Parkland, FL

A girl who lived through the Parkland shooting kills herself. The mother says she had PTSD and "survivor's guilt."

San Herald

On February 14, 2018, Sydney Aiello was in class at Stoneman Douglas High School in Parkland, Florida, when a gunman started shooting.

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CBS News says that the teen lived through the mass shooting, but 17 of her classmates died, including one of her best friends, Meadow Pollack.

But Aiello killed herself on Sunday when she was 19 years old, her mother told the news site.

Cara Aiello said that her daughter was just recently diagnosed with PTSD (PTSD). She also felt bad about having lived through the mass shooting.

The teen just finished high school and started college classes, but her mother said she had trouble going because she was afraid to be in school buildings.

Aiello is a nice girl, according to a GoFundMe page set up for her. It says :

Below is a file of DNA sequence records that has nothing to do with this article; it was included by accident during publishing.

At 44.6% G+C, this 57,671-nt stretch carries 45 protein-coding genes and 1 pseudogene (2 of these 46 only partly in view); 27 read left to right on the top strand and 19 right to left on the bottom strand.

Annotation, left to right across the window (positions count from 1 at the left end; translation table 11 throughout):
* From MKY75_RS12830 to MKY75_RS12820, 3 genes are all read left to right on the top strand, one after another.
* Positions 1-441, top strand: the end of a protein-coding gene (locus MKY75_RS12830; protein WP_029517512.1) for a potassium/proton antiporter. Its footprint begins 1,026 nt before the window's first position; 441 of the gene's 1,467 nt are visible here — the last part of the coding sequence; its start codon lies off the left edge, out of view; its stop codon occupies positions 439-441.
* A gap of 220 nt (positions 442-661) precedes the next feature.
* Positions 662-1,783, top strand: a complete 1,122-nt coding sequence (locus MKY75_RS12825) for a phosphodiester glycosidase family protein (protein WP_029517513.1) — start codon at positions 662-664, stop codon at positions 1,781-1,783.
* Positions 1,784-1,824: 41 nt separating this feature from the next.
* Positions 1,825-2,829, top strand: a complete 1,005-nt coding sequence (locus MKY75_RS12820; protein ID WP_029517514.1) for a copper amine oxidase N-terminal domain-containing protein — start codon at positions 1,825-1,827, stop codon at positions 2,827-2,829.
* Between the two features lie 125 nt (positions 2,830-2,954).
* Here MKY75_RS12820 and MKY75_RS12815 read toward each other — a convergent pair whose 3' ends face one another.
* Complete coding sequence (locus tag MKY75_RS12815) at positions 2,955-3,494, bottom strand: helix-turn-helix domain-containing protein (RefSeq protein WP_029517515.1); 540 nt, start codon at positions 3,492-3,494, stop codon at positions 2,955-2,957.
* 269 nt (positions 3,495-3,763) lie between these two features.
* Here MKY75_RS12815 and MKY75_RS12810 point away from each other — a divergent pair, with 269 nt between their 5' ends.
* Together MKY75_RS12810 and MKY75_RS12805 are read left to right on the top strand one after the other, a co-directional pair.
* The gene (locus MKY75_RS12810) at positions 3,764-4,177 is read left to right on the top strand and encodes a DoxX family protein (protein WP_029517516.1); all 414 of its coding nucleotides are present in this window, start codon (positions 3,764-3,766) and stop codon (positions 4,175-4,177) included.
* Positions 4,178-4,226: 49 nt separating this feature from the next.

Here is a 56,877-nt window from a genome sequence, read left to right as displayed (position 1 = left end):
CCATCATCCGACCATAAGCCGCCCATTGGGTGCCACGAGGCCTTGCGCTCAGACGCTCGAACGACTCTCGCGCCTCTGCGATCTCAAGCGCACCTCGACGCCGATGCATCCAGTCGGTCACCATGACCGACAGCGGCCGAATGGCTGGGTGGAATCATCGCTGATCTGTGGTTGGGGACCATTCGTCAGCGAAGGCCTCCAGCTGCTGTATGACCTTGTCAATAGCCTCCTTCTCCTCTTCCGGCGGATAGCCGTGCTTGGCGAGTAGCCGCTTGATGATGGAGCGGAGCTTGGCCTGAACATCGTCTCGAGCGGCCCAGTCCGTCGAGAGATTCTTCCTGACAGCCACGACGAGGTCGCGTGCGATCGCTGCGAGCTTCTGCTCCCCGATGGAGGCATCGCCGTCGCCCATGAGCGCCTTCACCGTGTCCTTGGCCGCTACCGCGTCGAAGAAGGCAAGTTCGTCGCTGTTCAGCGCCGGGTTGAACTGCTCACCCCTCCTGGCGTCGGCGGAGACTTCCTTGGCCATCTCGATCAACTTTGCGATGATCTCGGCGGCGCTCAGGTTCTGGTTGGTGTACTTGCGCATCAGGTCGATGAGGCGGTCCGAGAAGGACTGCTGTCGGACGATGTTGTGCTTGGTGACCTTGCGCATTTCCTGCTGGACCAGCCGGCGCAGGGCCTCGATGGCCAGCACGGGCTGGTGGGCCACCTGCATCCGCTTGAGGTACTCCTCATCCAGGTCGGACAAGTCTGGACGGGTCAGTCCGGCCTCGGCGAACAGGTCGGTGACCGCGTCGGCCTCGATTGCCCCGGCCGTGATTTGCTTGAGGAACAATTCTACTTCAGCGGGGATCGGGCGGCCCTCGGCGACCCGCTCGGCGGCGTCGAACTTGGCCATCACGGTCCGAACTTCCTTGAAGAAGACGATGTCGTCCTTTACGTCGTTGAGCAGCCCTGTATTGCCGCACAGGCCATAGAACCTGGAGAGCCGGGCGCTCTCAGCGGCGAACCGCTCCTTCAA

Sydney wrote her story for 19 years. During that time, she was a loved daughter, sister, and friend to many. She made every room she went into brighter. She filled her days with cheerleading, yoga, and making other people's days better. Sydney wanted to be a doctor and help people who were sick or hurt.

Aiello's mother said that her daughter didn't ask for help before she killed herself. She hopes that telling her story will make people more aware.

Ryan Petty, whose daughter was killed in the Parkland school shooting, told CBS:

"It breaks my heart that another Stoneman Douglas student has died. I would tell parents to ask questions right away and not wait.

He added:

Some important questions to ask are: Do you wish you were dead and didn't have to wake up? Second, have you ever thought about killing yourself?

The Mayo Clinic says that PTSD is shown by emotional pain, reliving the traumatic event, having nightmares, and remembering things that you don't want to remember. If you or someone you care about has been sick for more than a month, you should see a doctor.

If you are having thoughts of killing yourself, you can call 1-800-273-8255 to reach The National Suicide Hotline.

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